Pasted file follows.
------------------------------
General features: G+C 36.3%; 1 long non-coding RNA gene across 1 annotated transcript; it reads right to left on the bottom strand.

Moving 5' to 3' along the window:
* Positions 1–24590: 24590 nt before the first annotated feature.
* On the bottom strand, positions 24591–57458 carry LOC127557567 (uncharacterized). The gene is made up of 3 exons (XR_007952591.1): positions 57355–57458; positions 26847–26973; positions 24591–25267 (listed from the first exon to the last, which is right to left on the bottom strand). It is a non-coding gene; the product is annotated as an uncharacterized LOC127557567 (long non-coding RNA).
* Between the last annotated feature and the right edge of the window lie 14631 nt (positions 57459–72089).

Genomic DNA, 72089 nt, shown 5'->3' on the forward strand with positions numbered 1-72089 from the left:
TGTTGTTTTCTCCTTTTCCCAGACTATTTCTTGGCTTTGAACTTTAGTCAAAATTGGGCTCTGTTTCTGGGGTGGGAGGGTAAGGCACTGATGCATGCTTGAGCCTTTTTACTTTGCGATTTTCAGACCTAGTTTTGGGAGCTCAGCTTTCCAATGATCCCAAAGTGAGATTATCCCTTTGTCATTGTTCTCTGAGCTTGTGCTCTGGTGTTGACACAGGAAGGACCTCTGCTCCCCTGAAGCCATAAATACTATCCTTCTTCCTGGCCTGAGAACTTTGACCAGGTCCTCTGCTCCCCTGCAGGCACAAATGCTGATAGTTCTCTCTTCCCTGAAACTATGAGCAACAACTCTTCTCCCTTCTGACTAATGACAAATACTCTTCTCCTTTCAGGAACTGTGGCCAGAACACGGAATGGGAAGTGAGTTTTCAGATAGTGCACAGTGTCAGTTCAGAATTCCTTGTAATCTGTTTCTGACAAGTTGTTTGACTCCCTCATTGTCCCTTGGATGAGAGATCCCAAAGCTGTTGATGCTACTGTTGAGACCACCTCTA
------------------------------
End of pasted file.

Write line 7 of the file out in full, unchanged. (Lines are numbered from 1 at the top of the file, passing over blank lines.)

TGTTGTTTTCTCCTTTTCCCAGACTATTTCTTGGCTTTGAACTTTAGTCAAAATTGGGCTCTGTTTCTGGGGTGGGAGGGTAAGGCACTGATGCATGCTTGAGCCTTTTTACTTTGCGATTTTCAGACCTAGTTTTGGGAGCTCAGCTTTCCAATGATCCCAAAGTGAGATTATCCCTTTGTCATTGTTCTCTGAGCTTGTGCTCTGGTGTTGACACAGGAAGGACCTCTGCTCCCCTGAAGCCATAAATACTATCCTTCTTCCTGGCCTGAGAACTTTGACCAGGTCCTCTGCTCCCCTGCAGGCACAAATGCTGATAGTTCTCTCTTCCCTGAAACTATGAGCAACAACTCTTCTCCCTTCTGACTAATGACAAATACTCTTCTCCTTTCAGGAACTGTGGCCAGAACACGGAATGGGAAGTGAGTTTTCAGATAGTGCACAGTGTCAGTTCAGAATTCCTTGTAATCTGTTTCTGACAAGTTGTTTGACTCCCTCATTGTCCCTTGGATGAGAGATCCCAAAGCTGTTGATGCTACTGTTGAGACCACCTCTA